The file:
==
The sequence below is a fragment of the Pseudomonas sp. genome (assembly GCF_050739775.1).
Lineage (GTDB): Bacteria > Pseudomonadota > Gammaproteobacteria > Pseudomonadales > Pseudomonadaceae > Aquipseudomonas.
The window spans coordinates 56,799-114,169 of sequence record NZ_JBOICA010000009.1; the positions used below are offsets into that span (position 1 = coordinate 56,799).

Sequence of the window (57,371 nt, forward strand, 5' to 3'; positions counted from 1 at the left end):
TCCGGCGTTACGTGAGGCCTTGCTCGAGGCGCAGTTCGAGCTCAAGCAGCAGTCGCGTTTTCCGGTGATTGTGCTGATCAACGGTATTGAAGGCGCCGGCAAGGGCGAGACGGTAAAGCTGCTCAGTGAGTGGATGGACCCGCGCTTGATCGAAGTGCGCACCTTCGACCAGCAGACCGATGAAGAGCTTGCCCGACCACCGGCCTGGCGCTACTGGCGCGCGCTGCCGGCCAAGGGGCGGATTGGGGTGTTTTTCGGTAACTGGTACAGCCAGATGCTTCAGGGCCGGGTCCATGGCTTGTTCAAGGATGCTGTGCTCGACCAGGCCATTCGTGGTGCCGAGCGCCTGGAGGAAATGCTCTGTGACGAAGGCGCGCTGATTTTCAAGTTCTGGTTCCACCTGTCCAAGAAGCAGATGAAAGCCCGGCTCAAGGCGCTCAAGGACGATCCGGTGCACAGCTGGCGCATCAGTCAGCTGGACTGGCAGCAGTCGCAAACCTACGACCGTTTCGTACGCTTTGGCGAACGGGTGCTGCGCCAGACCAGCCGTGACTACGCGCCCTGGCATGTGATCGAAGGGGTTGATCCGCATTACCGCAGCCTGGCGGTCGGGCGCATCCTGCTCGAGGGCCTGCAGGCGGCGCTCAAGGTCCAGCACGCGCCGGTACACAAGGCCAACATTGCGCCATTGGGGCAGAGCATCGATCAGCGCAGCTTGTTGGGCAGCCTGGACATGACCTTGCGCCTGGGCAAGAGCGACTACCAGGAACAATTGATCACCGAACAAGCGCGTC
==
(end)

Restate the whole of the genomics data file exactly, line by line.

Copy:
The sequence below is a fragment of the Pseudomonas sp. genome (assembly GCF_050739775.1).
Lineage (GTDB): Bacteria > Pseudomonadota > Gammaproteobacteria > Pseudomonadales > Pseudomonadaceae > Aquipseudomonas.
The window spans coordinates 56,799-114,169 of sequence record NZ_JBOICA010000009.1; the positions used below are offsets into that span (position 1 = coordinate 56,799).

Sequence of the window (57,371 nt, forward strand, 5' to 3'; positions counted from 1 at the left end):
TCCGGCGTTACGTGAGGCCTTGCTCGAGGCGCAGTTCGAGCTCAAGCAGCAGTCGCGTTTTCCGGTGATTGTGCTGATCAACGGTATTGAAGGCGCCGGCAAGGGCGAGACGGTAAAGCTGCTCAGTGAGTGGATGGACCCGCGCTTGATCGAAGTGCGCACCTTCGACCAGCAGACCGATGAAGAGCTTGCCCGACCACCGGCCTGGCGCTACTGGCGCGCGCTGCCGGCCAAGGGGCGGATTGGGGTGTTTTTCGGTAACTGGTACAGCCAGATGCTTCAGGGCCGGGTCCATGGCTTGTTCAAGGATGCTGTGCTCGACCAGGCCATTCGTGGTGCCGAGCGCCTGGAGGAAATGCTCTGTGACGAAGGCGCGCTGATTTTCAAGTTCTGGTTCCACCTGTCCAAGAAGCAGATGAAAGCCCGGCTCAAGGCGCTCAAGGACGATCCGGTGCACAGCTGGCGCATCAGTCAGCTGGACTGGCAGCAGTCGCAAACCTACGACCGTTTCGTACGCTTTGGCGAACGGGTGCTGCGCCAGACCAGCCGTGACTACGCGCCCTGGCATGTGATCGAAGGGGTTGATCCGCATTACCGCAGCCTGGCGGTCGGGCGCATCCTGCTCGAGGGCCTGCAGGCGGCGCTCAAGGTCCAGCACGCGCCGGTACACAAGGCCAACATTGCGCCATTGGGGCAGAGCATCGATCAGCGCAGCTTGTTGGGCAGCCTGGACATGACCTTGCGCCTGGGCAAGAGCGACTACCAGGAACAATTGATCACCGAACAAGCGCGTC